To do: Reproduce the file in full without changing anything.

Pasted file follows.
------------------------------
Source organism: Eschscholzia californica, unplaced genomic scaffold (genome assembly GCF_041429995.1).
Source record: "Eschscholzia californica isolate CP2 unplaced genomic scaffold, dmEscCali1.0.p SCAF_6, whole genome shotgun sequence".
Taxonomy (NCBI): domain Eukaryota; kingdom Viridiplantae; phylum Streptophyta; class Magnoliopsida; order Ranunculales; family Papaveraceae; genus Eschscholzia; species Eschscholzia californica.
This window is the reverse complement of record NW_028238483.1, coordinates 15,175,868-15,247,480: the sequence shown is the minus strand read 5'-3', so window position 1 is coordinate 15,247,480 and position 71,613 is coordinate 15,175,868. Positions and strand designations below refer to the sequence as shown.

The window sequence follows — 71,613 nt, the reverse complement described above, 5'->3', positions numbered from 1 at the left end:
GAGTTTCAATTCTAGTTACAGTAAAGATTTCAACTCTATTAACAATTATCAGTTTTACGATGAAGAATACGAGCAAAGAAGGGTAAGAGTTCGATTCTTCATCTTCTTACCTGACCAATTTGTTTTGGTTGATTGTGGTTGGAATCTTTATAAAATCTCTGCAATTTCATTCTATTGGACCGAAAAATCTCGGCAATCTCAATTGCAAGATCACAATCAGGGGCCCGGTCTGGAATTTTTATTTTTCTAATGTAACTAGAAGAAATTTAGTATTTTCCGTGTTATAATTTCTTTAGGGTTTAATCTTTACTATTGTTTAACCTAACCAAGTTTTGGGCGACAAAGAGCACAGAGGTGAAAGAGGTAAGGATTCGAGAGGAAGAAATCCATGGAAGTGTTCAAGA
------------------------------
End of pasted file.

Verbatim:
Source organism: Eschscholzia californica, unplaced genomic scaffold (genome assembly GCF_041429995.1).
Source record: "Eschscholzia californica isolate CP2 unplaced genomic scaffold, dmEscCali1.0.p SCAF_6, whole genome shotgun sequence".
Taxonomy (NCBI): domain Eukaryota; kingdom Viridiplantae; phylum Streptophyta; class Magnoliopsida; order Ranunculales; family Papaveraceae; genus Eschscholzia; species Eschscholzia californica.
This window is the reverse complement of record NW_028238483.1, coordinates 15,175,868-15,247,480: the sequence shown is the minus strand read 5'-3', so window position 1 is coordinate 15,247,480 and position 71,613 is coordinate 15,175,868. Positions and strand designations below refer to the sequence as shown.

The window sequence follows — 71,613 nt, the reverse complement described above, 5'->3', positions numbered from 1 at the left end:
GAGTTTCAATTCTAGTTACAGTAAAGATTTCAACTCTATTAACAATTATCAGTTTTACGATGAAGAATACGAGCAAAGAAGGGTAAGAGTTCGATTCTTCATCTTCTTACCTGACCAATTTGTTTTGGTTGATTGTGGTTGGAATCTTTATAAAATCTCTGCAATTTCATTCTATTGGACCGAAAAATCTCGGCAATCTCAATTGCAAGATCACAATCAGGGGCCCGGTCTGGAATTTTTATTTTTCTAATGTAACTAGAAGAAATTTAGTATTTTCCGTGTTATAATTTCTTTAGGGTTTAATCTTTACTATTGTTTAACCTAACCAAGTTTTGGGCGACAAAGAGCACAGAGGTGAAAGAGGTAAGGATTCGAGAGGAAGAAATCCATGGAAGTGTTCAAGA